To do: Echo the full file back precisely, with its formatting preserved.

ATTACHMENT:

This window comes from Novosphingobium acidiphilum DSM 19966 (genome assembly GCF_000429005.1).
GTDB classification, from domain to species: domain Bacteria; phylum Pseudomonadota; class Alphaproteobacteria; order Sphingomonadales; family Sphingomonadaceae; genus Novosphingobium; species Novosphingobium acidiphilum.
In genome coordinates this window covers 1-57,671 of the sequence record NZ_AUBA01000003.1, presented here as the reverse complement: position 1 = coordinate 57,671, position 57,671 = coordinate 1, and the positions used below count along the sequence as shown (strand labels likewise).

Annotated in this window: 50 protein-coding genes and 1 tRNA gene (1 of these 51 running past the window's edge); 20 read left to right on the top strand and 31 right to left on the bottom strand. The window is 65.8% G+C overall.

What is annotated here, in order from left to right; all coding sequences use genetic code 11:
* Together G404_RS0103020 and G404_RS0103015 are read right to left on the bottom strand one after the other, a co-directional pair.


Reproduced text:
This window comes from Novosphingobium acidiphilum DSM 19966 (genome assembly GCF_000429005.1).
GTDB classification, from domain to species: domain Bacteria; phylum Pseudomonadota; class Alphaproteobacteria; order Sphingomonadales; family Sphingomonadaceae; genus Novosphingobium; species Novosphingobium acidiphilum.
In genome coordinates this window covers 1-57,671 of the sequence record NZ_AUBA01000003.1, presented here as the reverse complement: position 1 = coordinate 57,671, position 57,671 = coordinate 1, and the positions used below count along the sequence as shown (strand labels likewise).

Annotated in this window: 50 protein-coding genes and 1 tRNA gene (1 of these 51 running past the window's edge); 20 read left to right on the top strand and 31 right to left on the bottom strand. The window is 65.8% G+C overall.

What is annotated here, in order from left to right; all coding sequences use genetic code 11:
* Together G404_RS0103020 and G404_RS0103015 are read right to left on the bottom strand one after the other, a co-directional pair.